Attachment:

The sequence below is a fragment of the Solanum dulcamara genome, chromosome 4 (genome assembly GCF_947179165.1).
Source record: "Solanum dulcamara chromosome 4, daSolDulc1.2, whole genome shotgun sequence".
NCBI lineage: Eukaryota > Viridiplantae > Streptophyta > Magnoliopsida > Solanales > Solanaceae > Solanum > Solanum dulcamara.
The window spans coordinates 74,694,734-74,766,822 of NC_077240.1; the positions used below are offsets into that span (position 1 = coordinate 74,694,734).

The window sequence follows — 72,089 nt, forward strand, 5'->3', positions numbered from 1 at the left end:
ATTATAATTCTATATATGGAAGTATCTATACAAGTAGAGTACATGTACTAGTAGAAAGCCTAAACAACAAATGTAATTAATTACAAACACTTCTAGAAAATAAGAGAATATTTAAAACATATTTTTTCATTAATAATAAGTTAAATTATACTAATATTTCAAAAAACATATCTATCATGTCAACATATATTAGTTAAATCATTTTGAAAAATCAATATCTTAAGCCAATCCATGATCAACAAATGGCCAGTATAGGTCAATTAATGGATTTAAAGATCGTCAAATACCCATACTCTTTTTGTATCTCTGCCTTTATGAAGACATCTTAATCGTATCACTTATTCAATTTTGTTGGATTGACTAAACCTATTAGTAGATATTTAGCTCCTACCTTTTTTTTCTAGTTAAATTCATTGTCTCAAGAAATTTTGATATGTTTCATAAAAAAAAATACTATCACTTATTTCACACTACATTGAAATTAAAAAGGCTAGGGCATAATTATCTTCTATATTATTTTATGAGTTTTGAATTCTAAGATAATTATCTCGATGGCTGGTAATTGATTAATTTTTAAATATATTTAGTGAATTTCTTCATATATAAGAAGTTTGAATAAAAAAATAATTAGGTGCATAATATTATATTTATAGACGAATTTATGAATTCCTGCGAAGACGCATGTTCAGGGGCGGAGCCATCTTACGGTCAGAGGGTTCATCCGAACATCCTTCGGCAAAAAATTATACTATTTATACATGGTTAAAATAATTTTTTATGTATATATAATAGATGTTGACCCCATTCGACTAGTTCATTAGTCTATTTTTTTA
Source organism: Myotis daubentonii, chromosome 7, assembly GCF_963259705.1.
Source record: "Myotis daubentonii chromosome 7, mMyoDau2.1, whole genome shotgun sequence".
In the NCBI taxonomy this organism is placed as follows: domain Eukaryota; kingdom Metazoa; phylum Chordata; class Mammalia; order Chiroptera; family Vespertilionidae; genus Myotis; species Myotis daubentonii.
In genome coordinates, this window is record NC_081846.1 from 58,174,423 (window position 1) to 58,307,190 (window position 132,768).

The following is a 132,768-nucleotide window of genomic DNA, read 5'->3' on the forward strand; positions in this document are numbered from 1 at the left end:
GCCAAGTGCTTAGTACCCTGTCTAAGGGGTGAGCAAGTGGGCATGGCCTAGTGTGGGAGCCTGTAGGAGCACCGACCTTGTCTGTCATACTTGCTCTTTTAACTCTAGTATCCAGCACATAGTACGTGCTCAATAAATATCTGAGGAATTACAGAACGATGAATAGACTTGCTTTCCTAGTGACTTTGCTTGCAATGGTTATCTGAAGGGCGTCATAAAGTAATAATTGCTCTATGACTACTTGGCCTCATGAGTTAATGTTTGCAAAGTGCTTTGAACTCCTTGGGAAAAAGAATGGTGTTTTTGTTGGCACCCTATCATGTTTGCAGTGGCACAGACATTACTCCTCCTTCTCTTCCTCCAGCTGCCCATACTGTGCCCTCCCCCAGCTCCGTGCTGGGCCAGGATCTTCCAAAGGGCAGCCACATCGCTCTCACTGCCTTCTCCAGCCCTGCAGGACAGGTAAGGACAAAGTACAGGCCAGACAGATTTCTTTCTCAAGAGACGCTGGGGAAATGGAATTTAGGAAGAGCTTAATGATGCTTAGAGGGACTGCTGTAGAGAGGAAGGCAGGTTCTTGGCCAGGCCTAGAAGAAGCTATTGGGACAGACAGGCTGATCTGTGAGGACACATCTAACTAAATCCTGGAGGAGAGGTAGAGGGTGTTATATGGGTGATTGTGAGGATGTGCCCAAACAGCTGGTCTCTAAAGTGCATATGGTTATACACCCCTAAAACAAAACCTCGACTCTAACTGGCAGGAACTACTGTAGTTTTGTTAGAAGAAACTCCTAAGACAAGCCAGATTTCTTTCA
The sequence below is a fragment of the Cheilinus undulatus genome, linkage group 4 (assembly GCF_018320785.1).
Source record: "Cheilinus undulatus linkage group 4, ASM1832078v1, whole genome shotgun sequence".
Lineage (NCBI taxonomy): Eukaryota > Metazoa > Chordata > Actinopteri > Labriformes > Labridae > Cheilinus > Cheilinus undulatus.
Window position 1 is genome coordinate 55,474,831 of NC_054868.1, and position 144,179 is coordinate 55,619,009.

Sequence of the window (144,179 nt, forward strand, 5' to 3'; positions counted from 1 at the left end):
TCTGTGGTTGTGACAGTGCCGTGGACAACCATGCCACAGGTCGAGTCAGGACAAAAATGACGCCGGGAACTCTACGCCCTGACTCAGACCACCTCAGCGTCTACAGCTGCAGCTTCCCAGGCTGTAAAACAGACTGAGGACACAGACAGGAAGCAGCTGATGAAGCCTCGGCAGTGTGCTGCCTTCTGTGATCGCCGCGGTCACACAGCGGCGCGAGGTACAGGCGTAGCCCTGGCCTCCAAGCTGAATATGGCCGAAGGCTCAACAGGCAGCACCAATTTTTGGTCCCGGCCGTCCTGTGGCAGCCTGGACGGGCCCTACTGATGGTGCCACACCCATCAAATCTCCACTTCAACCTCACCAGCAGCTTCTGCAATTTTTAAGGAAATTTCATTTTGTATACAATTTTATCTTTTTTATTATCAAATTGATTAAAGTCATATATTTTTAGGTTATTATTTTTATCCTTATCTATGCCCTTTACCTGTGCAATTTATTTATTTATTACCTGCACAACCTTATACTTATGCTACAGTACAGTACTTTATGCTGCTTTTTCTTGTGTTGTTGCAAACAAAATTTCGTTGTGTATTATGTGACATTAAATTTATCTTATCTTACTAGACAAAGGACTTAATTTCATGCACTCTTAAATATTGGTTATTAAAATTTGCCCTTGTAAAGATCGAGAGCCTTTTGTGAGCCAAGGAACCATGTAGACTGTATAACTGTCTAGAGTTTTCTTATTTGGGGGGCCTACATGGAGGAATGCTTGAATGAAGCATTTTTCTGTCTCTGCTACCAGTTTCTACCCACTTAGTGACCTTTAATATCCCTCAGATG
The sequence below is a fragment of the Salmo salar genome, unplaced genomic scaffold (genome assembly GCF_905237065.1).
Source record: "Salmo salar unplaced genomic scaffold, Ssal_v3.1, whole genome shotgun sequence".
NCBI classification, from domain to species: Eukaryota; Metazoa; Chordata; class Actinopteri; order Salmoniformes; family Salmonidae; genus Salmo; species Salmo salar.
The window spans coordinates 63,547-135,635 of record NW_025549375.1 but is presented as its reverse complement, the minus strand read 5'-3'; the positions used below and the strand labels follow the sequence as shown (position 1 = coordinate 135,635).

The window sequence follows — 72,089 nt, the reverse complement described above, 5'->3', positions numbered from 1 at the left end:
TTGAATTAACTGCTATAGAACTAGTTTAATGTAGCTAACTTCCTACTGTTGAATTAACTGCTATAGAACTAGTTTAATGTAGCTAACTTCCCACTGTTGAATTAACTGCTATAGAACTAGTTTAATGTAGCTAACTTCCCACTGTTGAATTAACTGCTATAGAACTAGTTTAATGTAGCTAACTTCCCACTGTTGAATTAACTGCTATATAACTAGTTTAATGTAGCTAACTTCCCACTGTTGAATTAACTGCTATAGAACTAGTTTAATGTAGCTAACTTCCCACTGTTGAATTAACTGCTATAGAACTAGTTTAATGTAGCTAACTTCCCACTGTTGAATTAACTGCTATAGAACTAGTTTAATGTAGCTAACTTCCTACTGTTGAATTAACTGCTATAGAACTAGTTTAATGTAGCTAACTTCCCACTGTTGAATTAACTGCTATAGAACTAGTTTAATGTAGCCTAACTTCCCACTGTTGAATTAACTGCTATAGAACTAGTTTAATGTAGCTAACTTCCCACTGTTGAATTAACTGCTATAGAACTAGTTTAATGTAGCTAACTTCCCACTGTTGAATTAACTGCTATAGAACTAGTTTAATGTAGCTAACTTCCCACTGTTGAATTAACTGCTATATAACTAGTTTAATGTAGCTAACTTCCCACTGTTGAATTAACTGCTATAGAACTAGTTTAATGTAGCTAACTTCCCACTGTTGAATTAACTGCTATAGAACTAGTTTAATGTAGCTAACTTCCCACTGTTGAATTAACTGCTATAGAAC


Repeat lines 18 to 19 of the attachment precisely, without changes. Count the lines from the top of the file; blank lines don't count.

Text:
TCTGTGGTTGTGACAGTGCCGTGGACAACCATGCCACAGGTCGAGTCAGGACAAAAATGACGCCGGGAACTCTACGCCCTGACTCAGACCACCTCAGCGTCTACAGCTGCAGCTTCCCAGGCTGTAAAACAGACTGAGGACACAGACAGGAAGCAGCTGATGAAGCCTCGGCAGTGTGCTGCCTTCTGTGATCGCCGCGGTCACACAGCGGCGCGAGGTACAGGCGTAGCCCTGGCCTCCAAGCTGAATATGGCCGAAGGCTCAACAGGCAGCACCAATTTTTGGTCCCGGCCGTCCTGTGGCAGCCTGGACGGGCCCTACTGATGGTGCCACACCCATCAAATCTCCACTTCAACCTCACCAGCAGCTTCTGCAATTTTTAAGGAAATTTCATTTTGTATACAATTTTATCTTTTTTATTATCAAATTGATTAAAGTCATATATTTTTAGGTTATTATTTTTATCCTTATCTATGCCCTTTACCTGTGCAATTTATTTATTTATTACCTGCACAACCTTATACTTATGCTACAGTACAGTACTTTATGCTGCTTTTTCTTGTGTTGTTGCAAACAAAATTTCGTTGTGTATTATGTGACATTAAATTTATCTTATCTTACTAGACAAAGGACTTAATTTCATGCACTCTTAAATATTGGTTATTAAAATTTGCCCTTGTAAAGATCGAGAGCCTTTTGTGAGCCAAGGAACCATGTAGACTGTATAACTGTCTAGAGTTTTCTTATTTGGGGGGCCTACATGGAGGAATGCTTGAATGAAGCATTTTTCTGTCTCTGCTACCAGTTTCTACCCACTTAGTGACCTTTAATATCCCTCAGATG
The sequence below is a fragment of the Salmo salar genome, unplaced genomic scaffold (genome assembly GCF_905237065.1).